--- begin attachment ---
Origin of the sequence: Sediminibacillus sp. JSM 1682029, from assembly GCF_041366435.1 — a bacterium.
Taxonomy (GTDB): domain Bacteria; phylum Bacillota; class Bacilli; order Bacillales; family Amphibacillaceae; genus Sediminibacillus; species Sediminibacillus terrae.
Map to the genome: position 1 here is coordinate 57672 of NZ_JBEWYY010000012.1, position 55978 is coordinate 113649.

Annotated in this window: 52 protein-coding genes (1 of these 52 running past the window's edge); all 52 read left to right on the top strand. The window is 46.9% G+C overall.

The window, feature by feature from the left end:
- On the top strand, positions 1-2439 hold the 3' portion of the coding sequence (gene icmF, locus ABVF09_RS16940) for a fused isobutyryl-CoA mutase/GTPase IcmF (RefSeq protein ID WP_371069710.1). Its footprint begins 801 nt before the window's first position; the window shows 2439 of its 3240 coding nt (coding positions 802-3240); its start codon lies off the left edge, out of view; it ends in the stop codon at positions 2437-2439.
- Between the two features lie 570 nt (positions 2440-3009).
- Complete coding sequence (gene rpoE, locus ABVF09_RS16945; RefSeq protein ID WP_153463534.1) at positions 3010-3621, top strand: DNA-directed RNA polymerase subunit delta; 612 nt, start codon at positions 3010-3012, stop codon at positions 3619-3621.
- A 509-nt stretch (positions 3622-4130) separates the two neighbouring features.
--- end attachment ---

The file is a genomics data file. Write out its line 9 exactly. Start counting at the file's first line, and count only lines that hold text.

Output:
- A 509-nt stretch (positions 3622-4130) separates the two neighbouring features.